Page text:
Letters To The Editor

Letters To The Editor

By Thomas N. Herzog and David W. Dickson

The following is written in response to the "An Actuary in the World of Six Sigma? article that ran in the February/March issue of The Actuary.

Dear Editor:

I enjoyed reading David Dickson's article "An Actuary in the World of Six Sigma" that appeared in the February/March issue of The Actuary. I agree with Mr. Dickson that actuaries can learn a lot from those espousing the "six sigma" approach as well as from reading Dr. Deming's book Out of the Crisis.

However, I do have a few minor quibbles with this article. First, on page 20 of his article, Mr. Dickson lists "Hypothesis Testing" as one of the "fields of thought included in six sigma." Certainly, Dr. Deming would have taken issue with that. He and I had a lengthy conversation on just this subject at an ASQC meeting in New Jersey in 1980. So, it comes as no surprise to me that on page 272 of Out of the Crisis Dr. Deming writes:

"Incidentally, Chi Square and other tests of significance, taught in some statistical courses, have no application here or anywhere."

Second, Mr. Dickson writes on page 22 of his article that:

"The key output of a DFSS [Design For Six Sigma] solution is the ability to predict performance within some confidence limits."

Then on page 23, Mr. Dickson goes on to advocate the use of "confidence intervals for reserve estimations." Again, this directly contradicts Dr. Deming's views as stated in Out of the Crisis. Specifically, on page 132 of Out of the Crisis Dr. Deming writes:

"But a confidence interval has no operational meaning for prediction, hence provides no degree of belief for planning."

So, what is the actuary to do if he or she wants to predict performance? The answer is to construct a predictive distribution using the constructs of the Bayesian paradigm of statistics. One reference for this type of approach is the third edition of my textbook Introduction to Credibility Theory published by ACTEX.

Sincerely yours,

Thomas N. Herzog, Ph.D., A.S.A.

Author's Reply
I want to thank Dr. Herzog for his comments. While Six Sigma and TQM have similar roots and goals, they do go about achieving their goals in different ways. I am sure Dr. Deming would have more than a few difficulties with the GE version of Six Sigma, but the proof is in the results. Interestingly, Dr. Deming would not have claimed authorship of TQM or Six Sigma. To quote Ms. Marilyn Monda, one of Dr. Deming's mentees, "Deming would never consider himself a founder of Six Sigma and certainly not a founder of TQM. People used to say that to Deming all the time. He would always reply, "TQM–what's THAT?, "implying that there was no one operational definition, so how could he support it (never mind develop it!)."

To read one analysis of the differences between the two approaches see chapter 3 of The Six Sigma Way, by Pande, Neuman and Cavanagh, © 2000 McGraw–Hill. Interestingly, the two approaches are beginning to come together in a tiered problem solving approach in what is now known as Lean Six Sigma. .

Ms. Monda also points out that Dr. Deming did speak and write volumes about the analytic versus enumerative aspect of statistics, which I believe addresses Dr. Herzog's concerns regarding hypothesis testing. "The sample (and statistics/statistical tests generated from this sample) is only descriptive (enumerative) of the frame from which it was randomly sampled. It is only analytic (predictive of the future) to the extent that frame represents future frames. That would only happen when the process is in a state of statistical control. That is why Deming said that the process whose control chart is stable is predictive to the near future. (Therefore in Six Sigma), we confirm (suspected) X's with pilots and/or experiments. It is one of the great strengths of the DMAIC (and DFSS) process that we do not rely entirely on statistical results to ensure process improvement? we also have process analysis methodologies as well. It is a great mixture of statistical, graphical and subject matter expertise that leads us to our solution."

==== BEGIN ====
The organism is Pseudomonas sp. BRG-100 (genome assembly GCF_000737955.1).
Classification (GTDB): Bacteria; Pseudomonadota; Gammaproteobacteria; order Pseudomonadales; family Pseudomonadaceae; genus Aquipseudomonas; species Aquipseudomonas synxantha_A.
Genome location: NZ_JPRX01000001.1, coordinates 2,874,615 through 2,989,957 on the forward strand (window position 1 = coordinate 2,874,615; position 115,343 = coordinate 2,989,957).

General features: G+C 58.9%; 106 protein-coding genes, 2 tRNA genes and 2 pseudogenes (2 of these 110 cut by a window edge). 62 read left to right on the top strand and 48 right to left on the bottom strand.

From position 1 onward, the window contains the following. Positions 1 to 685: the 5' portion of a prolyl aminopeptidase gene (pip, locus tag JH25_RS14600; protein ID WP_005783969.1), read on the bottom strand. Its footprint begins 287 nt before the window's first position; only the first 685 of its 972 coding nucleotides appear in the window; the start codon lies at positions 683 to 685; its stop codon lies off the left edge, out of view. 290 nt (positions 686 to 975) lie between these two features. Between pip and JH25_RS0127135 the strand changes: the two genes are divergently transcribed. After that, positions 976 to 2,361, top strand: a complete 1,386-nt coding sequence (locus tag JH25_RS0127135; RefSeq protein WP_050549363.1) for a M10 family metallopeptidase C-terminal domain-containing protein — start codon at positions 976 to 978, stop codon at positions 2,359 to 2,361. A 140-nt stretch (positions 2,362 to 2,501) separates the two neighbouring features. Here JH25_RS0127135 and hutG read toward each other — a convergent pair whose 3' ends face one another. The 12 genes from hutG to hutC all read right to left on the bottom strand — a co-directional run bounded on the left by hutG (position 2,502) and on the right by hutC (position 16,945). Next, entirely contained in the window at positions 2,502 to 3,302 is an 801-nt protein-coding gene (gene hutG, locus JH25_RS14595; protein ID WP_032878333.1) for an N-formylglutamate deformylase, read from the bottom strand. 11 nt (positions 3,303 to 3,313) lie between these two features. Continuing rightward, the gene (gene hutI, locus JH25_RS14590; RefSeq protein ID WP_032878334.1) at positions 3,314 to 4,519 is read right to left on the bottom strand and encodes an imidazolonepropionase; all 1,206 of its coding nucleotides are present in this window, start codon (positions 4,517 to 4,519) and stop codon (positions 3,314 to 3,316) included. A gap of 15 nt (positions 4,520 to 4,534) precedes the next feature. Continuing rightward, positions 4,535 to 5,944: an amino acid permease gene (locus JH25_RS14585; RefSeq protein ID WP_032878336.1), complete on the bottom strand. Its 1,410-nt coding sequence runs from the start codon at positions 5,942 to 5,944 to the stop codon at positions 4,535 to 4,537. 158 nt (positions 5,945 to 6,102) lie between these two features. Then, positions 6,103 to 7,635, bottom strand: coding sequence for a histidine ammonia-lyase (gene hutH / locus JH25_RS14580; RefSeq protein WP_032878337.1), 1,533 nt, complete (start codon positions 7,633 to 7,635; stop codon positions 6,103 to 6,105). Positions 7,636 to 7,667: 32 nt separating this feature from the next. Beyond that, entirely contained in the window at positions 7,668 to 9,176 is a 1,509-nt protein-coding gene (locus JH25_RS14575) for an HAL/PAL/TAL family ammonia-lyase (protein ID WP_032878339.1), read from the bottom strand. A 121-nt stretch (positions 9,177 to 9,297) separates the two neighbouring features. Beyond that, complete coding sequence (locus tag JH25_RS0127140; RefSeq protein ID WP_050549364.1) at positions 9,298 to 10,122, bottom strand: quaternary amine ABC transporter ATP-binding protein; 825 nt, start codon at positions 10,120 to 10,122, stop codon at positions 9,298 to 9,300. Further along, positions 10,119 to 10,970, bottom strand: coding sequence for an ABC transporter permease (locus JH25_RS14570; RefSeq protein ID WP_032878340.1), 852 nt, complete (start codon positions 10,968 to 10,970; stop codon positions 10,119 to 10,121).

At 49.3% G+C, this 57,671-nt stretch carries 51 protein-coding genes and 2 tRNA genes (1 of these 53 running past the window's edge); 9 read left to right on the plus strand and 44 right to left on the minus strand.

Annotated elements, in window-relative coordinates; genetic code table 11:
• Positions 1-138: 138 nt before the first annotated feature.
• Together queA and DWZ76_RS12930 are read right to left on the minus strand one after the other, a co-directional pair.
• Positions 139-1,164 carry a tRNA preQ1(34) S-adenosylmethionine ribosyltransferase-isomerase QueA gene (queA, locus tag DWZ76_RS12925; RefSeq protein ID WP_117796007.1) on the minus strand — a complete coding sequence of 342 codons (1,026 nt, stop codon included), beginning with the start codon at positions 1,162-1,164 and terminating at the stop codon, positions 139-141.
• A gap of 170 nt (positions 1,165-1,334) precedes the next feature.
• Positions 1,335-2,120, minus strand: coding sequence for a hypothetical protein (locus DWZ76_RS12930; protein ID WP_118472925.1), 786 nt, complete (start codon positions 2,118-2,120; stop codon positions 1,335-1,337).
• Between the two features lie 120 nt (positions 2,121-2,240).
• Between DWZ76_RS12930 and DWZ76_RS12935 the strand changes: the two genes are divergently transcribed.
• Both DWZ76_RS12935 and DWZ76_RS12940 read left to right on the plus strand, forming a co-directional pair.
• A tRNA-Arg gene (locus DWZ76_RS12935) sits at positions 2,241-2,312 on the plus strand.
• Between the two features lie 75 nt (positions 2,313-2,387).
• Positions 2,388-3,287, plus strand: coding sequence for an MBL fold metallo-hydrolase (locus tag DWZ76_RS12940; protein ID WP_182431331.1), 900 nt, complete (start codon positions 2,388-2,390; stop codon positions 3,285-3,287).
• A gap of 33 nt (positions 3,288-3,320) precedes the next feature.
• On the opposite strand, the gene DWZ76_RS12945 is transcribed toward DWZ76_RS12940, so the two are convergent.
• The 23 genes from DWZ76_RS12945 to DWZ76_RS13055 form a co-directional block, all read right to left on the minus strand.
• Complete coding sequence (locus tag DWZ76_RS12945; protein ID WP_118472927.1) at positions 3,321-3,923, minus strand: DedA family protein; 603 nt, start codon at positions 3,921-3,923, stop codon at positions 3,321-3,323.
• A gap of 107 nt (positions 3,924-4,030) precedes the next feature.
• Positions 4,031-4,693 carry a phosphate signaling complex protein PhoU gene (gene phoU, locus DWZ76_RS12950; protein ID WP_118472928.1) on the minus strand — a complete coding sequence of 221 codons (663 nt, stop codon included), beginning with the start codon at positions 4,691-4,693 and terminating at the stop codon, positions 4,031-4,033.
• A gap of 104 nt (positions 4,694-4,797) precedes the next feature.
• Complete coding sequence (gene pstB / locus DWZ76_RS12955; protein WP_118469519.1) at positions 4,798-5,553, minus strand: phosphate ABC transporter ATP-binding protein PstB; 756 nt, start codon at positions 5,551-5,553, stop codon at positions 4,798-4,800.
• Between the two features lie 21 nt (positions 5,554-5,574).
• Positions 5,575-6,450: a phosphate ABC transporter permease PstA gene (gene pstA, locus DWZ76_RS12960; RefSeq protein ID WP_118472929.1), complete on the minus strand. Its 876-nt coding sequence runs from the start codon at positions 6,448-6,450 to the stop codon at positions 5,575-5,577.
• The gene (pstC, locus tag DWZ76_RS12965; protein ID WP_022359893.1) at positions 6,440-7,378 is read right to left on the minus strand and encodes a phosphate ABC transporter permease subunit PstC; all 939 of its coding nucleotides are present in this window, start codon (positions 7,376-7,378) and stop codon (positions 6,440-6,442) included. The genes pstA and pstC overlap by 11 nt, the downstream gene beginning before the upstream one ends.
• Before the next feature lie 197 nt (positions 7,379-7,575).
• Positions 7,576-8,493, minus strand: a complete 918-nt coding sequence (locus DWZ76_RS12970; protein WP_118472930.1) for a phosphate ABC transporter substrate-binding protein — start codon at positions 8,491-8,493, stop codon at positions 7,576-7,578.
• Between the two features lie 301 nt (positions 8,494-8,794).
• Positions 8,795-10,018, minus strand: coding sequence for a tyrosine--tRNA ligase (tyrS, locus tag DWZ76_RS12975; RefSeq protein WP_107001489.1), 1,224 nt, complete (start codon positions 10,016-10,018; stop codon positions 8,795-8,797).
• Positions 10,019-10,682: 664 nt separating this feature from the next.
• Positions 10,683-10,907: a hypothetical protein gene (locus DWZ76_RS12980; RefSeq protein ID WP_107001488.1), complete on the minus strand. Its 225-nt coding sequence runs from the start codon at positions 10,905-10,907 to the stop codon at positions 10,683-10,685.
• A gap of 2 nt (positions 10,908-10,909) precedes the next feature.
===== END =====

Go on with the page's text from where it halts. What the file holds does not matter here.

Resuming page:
Dr. Herzog makes an astute correction regarding the usefulness of confidence intervals. The key output of a DFSS [Design For Six Sigma] solution is really the ability to make probabilistic statements regarding the predicted performance of a product or process. To do this, the construction of a predictive distribution or a predictive model (modeling expectations and variation under a range of inputs) is necessary. Our original reserve ranges project started with trying to develop confidence intervals for reserves. We quickly discovered that from a practical decision–making point of view that the ability to state the probability of actual results exceeding a booked point value was much more useful when speaking to senior leaders in our company. While striving to build predictive distributions and models, we always need to keep in mind what another famous statistician, George E. P. Box, is quoted as saying, "All models are wrong. Some are useful."

Dr. Herzog also suggested the use of Bayesian statistics. Without saying so, in Six Sigma we almost always start with an expert or prior opinion, which is essentially a Bayesian approach: Statistics which incorporate prior knowledge and accumulated experience into probability calculations or statistics that uses subjective probability as a starting point for assessing a subsequent probability.

Finally, I want to emphasize that while it is the analytical side of Six Sigma which draws most of an actuary's attention and criticism, the true value of Six Sigma to the actuary is the rigorous process and project management discipline and group decision-making focus that are ingrained into the Six Sigma way.

David W. Dickson, FSA, MAAA, GE Insurance Solutions, actuarial project manager, Six Sigma Master Black Belt.